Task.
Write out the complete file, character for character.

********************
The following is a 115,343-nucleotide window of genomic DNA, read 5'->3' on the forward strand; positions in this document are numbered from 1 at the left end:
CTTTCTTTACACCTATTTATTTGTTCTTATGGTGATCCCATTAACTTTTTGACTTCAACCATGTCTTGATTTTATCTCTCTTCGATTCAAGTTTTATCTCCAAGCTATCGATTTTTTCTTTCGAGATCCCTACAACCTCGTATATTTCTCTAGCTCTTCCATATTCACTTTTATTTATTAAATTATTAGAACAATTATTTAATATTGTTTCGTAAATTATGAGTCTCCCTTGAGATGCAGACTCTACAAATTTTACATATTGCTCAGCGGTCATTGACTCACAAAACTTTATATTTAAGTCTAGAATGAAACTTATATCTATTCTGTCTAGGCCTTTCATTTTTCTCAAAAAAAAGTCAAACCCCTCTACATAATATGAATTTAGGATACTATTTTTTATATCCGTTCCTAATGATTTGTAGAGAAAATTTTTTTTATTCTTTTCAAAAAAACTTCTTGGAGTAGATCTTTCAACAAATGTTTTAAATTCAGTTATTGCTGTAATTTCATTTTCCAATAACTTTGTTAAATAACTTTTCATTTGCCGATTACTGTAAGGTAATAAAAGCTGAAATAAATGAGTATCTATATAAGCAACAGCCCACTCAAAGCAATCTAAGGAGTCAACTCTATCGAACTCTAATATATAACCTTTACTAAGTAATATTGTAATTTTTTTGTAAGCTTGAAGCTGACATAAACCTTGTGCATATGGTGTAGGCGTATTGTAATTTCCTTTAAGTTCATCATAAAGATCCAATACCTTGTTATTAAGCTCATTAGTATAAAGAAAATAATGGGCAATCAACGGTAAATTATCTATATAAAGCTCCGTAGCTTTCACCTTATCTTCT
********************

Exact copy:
The following is a 115,343-nucleotide window of genomic DNA, read 5'->3' on the forward strand; positions in this document are numbered from 1 at the left end:
CTTTCTTTACACCTATTTATTTGTTCTTATGGTGATCCCATTAACTTTTTGACTTCAACCATGTCTTGATTTTATCTCTCTTCGATTCAAGTTTTATCTCCAAGCTATCGATTTTTTCTTTCGAGATCCCTACAACCTCGTATATTTCTCTAGCTCTTCCATATTCACTTTTATTTATTAAATTATTAGAACAATTATTTAATATTGTTTCGTAAATTATGAGTCTCCCTTGAGATGCAGACTCTACAAATTTTACATATTGCTCAGCGGTCATTGACTCACAAAACTTTATATTTAAGTCTAGAATGAAACTTATATCTATTCTGTCTAGGCCTTTCATTTTTCTCAAAAAAAAGTCAAACCCCTCTACATAATATGAATTTAGGATACTATTTTTTATATCCGTTCCTAATGATTTGTAGAGAAAATTTTTTTTATTCTTTTCAAAAAAACTTCTTGGAGTAGATCTTTCAACAAATGTTTTAAATTCAGTTATTGCTGTAATTTCATTTTCCAATAACTTTGTTAAATAACTTTTCATTTGCCGATTACTGTAAGGTAATAAAAGCTGAAATAAATGAGTATCTATATAAGCAACAGCCCACTCAAAGCAATCTAAGGAGTCAACTCTATCGAACTCTAATATATAACCTTTACTAAGTAATATTGTAATTTTTTTGTAAGCTTGAAGCTGACATAAACCTTGTGCATATGGTGTAGGCGTATTGTAATTTCCTTTAAGTTCATCATAAAGATCCAATACCTTGTTATTAAGCTCATTAGTATAAAGAAAATAATGGGCAATCAACGGTAAATTATCTATATAAAGCTCCGTAGCTTTCACCTTATCTTCT